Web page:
Continuity of Ownership


A couple of months ago, I purchased a used book from an online bookstore.  After receiving the book in the mail, I put it aside because I did not have the time to browse through the pages, let alone read it.

Last weekend, I saw the book again while clearing away the dishes.  I decided to read it for a bit just before going to bed.  Yes, folks, it was covered with a good amount of dust!  I decided to browse through its pages and lo and behold, the book was a signed copy of author Susan Van Allen.   It said, “To Anouche, Enjoy! – Susan Van Allen.  I was ecstatic at the idea that the book that I now own was signed by no other than its author!  I thought of what Forest Gump once said, “Life is like a box of chocolates. You never know what you are going to get.” Only my version is “Used books are like a box of chocolates. You never really know whose signature you’d see inside it.”

Most people probably prefer buying new books but I am the opposite.  Aside from the fact that used books are less costly, I also like the idea of buying used books because I believe in preserving the “continuity of ownership”.   I am always thrilled to find writings, scribbles, doodles, or sometimes even codes written by previous owners in different colors of ink. I often wondered when and where the original owner bought the book.  What were his/her notes about?  What was he/she was thinking at the time?  Was he/she the original and the first owner? The second? The third perhaps?  I would like to think that books never really die and are never forgotten.  I would like to keep a wishful thought that they just change hands and never get lost. ***

10 Comments Add yours

  1. Anthony Di Pepperconi says:

    Fabulous content. A delictable read, very informative and cheeky.

    Liked by 1 person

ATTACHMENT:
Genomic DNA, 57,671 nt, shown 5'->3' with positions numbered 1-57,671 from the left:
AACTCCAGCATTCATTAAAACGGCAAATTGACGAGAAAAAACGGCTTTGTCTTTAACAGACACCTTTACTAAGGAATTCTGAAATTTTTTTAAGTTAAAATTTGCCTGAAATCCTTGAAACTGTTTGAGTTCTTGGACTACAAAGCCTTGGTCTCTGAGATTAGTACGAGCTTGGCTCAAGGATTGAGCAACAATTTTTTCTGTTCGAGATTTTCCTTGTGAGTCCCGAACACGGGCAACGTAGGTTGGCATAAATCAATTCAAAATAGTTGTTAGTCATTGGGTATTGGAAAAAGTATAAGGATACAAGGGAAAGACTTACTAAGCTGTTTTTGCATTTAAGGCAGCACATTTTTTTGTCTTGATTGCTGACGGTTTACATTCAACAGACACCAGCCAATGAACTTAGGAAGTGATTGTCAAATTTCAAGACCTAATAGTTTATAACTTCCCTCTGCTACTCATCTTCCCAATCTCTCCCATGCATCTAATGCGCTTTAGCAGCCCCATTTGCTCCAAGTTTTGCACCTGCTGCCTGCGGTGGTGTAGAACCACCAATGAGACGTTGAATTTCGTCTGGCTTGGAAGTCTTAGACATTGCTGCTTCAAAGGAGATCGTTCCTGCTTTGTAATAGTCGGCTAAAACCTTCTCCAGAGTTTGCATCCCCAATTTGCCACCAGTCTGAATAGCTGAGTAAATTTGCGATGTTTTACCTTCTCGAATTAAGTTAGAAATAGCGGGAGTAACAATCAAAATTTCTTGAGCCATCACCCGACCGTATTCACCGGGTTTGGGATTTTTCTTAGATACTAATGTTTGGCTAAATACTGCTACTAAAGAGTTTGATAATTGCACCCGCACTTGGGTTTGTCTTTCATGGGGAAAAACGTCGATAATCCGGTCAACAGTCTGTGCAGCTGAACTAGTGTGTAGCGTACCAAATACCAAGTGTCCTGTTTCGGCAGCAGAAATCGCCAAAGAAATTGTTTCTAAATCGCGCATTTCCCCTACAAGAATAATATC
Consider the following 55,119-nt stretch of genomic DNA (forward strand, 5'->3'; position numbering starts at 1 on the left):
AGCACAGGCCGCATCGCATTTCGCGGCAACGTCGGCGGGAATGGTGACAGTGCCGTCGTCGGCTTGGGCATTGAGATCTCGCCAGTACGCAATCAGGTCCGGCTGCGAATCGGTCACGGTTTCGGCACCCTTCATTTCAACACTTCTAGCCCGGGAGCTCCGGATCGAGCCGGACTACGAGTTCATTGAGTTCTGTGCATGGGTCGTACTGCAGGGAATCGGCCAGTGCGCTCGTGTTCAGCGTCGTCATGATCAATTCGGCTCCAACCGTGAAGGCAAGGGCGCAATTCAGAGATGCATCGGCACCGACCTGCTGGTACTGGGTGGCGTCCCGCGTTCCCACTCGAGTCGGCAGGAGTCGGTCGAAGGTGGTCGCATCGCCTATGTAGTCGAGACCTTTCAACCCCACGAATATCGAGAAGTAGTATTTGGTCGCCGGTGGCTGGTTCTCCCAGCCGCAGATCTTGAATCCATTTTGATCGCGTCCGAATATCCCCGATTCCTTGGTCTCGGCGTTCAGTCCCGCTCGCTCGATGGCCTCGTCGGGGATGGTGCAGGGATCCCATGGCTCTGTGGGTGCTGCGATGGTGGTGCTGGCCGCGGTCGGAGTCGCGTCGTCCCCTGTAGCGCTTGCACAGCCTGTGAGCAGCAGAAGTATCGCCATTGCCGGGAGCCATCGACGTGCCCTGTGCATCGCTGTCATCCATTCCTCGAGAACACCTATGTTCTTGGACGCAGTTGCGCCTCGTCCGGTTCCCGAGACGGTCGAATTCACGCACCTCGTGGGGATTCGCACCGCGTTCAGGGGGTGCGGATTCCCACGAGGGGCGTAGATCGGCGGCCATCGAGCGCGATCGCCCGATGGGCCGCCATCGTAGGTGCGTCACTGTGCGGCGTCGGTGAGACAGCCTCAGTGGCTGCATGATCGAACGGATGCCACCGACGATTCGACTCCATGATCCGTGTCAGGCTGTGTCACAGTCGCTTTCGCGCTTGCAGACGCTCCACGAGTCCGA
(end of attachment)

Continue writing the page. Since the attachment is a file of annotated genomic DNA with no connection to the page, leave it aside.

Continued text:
1. Thank you for your nice comment.


  2. Michele Forbicioni says:

    Good point of view worth to be shared andrive followed. Thanks Pia

    Liked by 1 person

  3. Tom P Koch says:

    This is one of the most thrilling shorts I’ve ever read. I still believe in that, you know? That stories should sometimes thrill people but always intrigue with the possibility of fortunes.

    Liked by 1 person

    1. I totally agree. I love used books!


  4. Craig Karman says:

    We don’t have victories anymore. We used to have victories, but we don’t have them. When was the last time anybody saw us beating, let’s say France in a literary prize?Or Croatia?

    This work is the seed of rebirth in true literary intellect.

    Liked by 1 person

    1. Thanks for your kind words, Craig. Truly encouraging!

      Liked by 1 person

  5. Fran Silverburger says:

    Delightful!Cinematic, moving, yet tastful.

    Liked by 1 person

  6. Clifford says:

    Engaging, it reminds me that the individual writer has always had to struggle to keep from being overwhelmed by the mediocre and the need to be one with the masses.If you try it, you will be lonely often, and sometimes frightened. But no price is too high to pay for the gift of sharing truth thoughts on paper.

    Liked by 1 person

  7. Giovanni says:

    Veramente interessante… Contenuti chiari, semplici e reali. Veramente ben fatto. Complimenti… Mi piace.

    Liked by 1 person

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